The centre cannot hold of it
The narratives that grip are those that get repeatedly told of it
The truth is not a part of it
The story that story tells you about yourself is at the heart of it

The technocrat’s delight of it
The see no end in sight of it
The grind, it wears you down of it
The their kind wear the crown of it

The yeah, I’m going to stop talking to you about this now of it
The ever shifting sands of it
The story you tell yourself about where you stand of it
The don’t kid yourself you started of it

The we will need each other of it
The I need you now of it
The where’s our place of care of it
The all love poems are political I hear of it

The racist mug of it
The so privatise love of it
The great in Great Britain of it
The have a fucking kitten of it

The take it all of it
The tear down the walls of it
The burn it all down of it
The let us all drown of it

The when you stand where i stand you’re used to feeling alone of it
The let me learn to be your home of it
The remember, remember desire of it
The fire, the fire, the fire of it.

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[...52 Conversations #11 Annie Siddons...]

The 11th conversation is with awesome writer and performer Annie Siddons (with a guest appearance from my daughter). We talk about art wankers, having daughters, anxiety, arses. children’s theatre, the suburbs, grown ups, getting older sustainably without yoga, swearing, being interested in stories and not being interested in stories, responses to Exhibit B, television, being Bromley, authenticity and fruit among many other things…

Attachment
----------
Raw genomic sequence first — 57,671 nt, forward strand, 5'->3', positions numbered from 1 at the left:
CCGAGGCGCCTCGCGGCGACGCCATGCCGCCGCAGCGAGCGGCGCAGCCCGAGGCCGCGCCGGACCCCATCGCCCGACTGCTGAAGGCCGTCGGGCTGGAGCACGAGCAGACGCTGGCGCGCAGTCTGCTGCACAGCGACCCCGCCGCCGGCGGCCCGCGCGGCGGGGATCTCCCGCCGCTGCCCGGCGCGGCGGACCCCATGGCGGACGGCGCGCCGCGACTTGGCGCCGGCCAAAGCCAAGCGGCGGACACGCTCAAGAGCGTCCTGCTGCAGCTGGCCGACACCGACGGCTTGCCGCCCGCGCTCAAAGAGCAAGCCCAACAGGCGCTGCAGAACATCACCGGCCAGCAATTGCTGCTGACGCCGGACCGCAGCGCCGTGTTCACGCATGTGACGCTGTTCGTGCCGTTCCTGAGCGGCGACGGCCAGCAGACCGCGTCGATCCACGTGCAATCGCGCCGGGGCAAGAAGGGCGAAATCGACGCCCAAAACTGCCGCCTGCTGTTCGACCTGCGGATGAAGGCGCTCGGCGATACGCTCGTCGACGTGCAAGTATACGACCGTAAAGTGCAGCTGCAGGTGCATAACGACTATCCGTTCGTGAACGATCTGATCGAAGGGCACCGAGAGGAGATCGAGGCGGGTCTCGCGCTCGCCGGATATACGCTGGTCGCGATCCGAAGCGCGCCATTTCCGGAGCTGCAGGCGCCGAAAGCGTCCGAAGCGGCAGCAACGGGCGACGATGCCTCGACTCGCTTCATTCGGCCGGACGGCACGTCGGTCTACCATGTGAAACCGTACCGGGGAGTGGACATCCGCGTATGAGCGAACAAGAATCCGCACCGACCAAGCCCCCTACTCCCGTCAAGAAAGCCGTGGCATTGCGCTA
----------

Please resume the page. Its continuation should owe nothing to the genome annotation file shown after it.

An explanation  of the project can be found [...here...].

Right click and choose “save link as…” to download the file and listen later, or left click to listen in your browser.

[...Annie Siddons 52 conversations part 1...]

[...Annie Siddons 52 conversations part 2...]

You can find information about Annie’s upcoming shows here:


[...The Nutcracker and the Mouse King...]

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[... 52 Conversation #10 Andrew Haydon...]

The 10th conversation is with the irrepressibly germanophile theatre critic and writer of the [...Postcards from the Gods...] blog Andrew Haydon… We talk about theatre criticism,  what we think people think of us and how we think that changes what we get asked to do, the mainstream, being ok with people not liking what you do,  Katie Mitchell, listening or not listening to music when you work, Tony Blair, depression, drinking, the cat, the Young Vic, privilege, how you survive financially, ideology, not knowing much about the Spanish Civil War, funding models, proper jobs, Sarah Kane’s Blasted, technological incompetence and a bunch more stuff…

An explanation  of the project can be found [...here...].

Right click and choose “save link as…” to download the file and listen later, or left click to listen in your browser.

[…andrew haydon 52 conversations part 1…]

[…andrew haydon 52 conversations part 2…]

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[...52 Conversations #9 Chris Goode...]